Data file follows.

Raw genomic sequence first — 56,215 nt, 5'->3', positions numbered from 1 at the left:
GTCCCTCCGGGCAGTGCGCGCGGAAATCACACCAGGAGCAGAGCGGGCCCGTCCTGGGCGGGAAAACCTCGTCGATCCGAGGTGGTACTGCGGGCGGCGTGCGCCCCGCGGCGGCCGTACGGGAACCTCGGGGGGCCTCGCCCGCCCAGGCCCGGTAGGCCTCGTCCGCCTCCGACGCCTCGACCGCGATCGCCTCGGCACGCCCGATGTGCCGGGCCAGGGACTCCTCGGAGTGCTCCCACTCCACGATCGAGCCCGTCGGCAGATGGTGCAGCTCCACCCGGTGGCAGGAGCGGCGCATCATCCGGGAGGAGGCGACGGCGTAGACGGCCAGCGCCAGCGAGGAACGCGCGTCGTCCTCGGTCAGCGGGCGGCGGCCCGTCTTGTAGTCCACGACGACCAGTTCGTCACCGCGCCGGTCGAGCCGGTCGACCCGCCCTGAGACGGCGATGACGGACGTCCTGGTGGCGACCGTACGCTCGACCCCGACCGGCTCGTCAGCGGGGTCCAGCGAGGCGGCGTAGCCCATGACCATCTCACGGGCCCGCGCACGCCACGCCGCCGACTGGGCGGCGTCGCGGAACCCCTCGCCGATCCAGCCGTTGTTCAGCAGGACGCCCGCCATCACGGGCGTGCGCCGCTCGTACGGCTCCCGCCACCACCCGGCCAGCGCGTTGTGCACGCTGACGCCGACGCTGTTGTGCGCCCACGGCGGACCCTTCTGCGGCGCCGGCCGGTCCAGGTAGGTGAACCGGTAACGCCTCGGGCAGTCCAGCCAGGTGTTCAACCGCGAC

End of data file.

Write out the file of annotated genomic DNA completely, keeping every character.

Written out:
Raw genomic sequence first — 56,215 nt, 5'->3', positions numbered from 1 at the left:
GTCCCTCCGGGCAGTGCGCGCGGAAATCACACCAGGAGCAGAGCGGGCCCGTCCTGGGCGGGAAAACCTCGTCGATCCGAGGTGGTACTGCGGGCGGCGTGCGCCCCGCGGCGGCCGTACGGGAACCTCGGGGGGCCTCGCCCGCCCAGGCCCGGTAGGCCTCGTCCGCCTCCGACGCCTCGACCGCGATCGCCTCGGCACGCCCGATGTGCCGGGCCAGGGACTCCTCGGAGTGCTCCCACTCCACGATCGAGCCCGTCGGCAGATGGTGCAGCTCCACCCGGTGGCAGGAGCGGCGCATCATCCGGGAGGAGGCGACGGCGTAGACGGCCAGCGCCAGCGAGGAACGCGCGTCGTCCTCGGTCAGCGGGCGGCGGCCCGTCTTGTAGTCCACGACGACCAGTTCGTCACCGCGCCGGTCGAGCCGGTCGACCCGCCCTGAGACGGCGATGACGGACGTCCTGGTGGCGACCGTACGCTCGACCCCGACCGGCTCGTCAGCGGGGTCCAGCGAGGCGGCGTAGCCCATGACCATCTCACGGGCCCGCGCACGCCACGCCGCCGACTGGGCGGCGTCGCGGAACCCCTCGCCGATCCAGCCGTTGTTCAGCAGGACGCCCGCCATCACGGGCGTGCGCCGCTCGTACGGCTCCCGCCACCACCCGGCCAGCGCGTTGTGCACGCTGACGCCGACGCTGTTGTGCGCCCACGGCGGACCCTTCTGCGGCGCCGGCCGGTCCAGGTAGGTGAACCGGTAACGCCTCGGGCAGTCCAGCCAGGTGTTCAACCGCGAC